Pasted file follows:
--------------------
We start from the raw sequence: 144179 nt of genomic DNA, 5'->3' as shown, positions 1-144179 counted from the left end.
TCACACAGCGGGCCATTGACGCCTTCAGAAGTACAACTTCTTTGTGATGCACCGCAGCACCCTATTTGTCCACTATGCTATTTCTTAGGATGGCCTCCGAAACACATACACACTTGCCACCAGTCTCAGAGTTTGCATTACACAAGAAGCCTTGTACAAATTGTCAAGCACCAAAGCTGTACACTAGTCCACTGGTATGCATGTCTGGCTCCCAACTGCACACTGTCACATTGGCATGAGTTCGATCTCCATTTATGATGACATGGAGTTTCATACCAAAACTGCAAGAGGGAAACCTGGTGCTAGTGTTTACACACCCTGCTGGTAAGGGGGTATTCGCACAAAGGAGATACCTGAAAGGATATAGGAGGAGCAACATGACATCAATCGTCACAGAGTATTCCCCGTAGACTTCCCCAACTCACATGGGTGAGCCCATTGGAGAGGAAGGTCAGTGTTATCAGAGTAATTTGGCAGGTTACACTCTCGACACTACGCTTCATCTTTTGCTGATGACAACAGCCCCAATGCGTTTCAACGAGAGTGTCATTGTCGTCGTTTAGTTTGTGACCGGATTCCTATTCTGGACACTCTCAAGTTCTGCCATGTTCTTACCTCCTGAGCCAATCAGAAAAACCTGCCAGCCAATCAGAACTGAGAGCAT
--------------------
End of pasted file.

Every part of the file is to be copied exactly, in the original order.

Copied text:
We start from the raw sequence: 144179 nt of genomic DNA, 5'->3' as shown, positions 1-144179 counted from the left end.
TCACACAGCGGGCCATTGACGCCTTCAGAAGTACAACTTCTTTGTGATGCACCGCAGCACCCTATTTGTCCACTATGCTATTTCTTAGGATGGCCTCCGAAACACATACACACTTGCCACCAGTCTCAGAGTTTGCATTACACAAGAAGCCTTGTACAAATTGTCAAGCACCAAAGCTGTACACTAGTCCACTGGTATGCATGTCTGGCTCCCAACTGCACACTGTCACATTGGCATGAGTTCGATCTCCATTTATGATGACATGGAGTTTCATACCAAAACTGCAAGAGGGAAACCTGGTGCTAGTGTTTACACACCCTGCTGGTAAGGGGGTATTCGCACAAAGGAGATACCTGAAAGGATATAGGAGGAGCAACATGACATCAATCGTCACAGAGTATTCCCCGTAGACTTCCCCAACTCACATGGGTGAGCCCATTGGAGAGGAAGGTCAGTGTTATCAGAGTAATTTGGCAGGTTACACTCTCGACACTACGCTTCATCTTTTGCTGATGACAACAGCCCCAATGCGTTTCAACGAGAGTGTCATTGTCGTCGTTTAGTTTGTGACCGGATTCCTATTCTGGACACTCTCAAGTTCTGCCATGTTCTTACCTCCTGAGCCAATCAGAAAAACCTGCCAGCCAATCAGAACTGAGAGCAT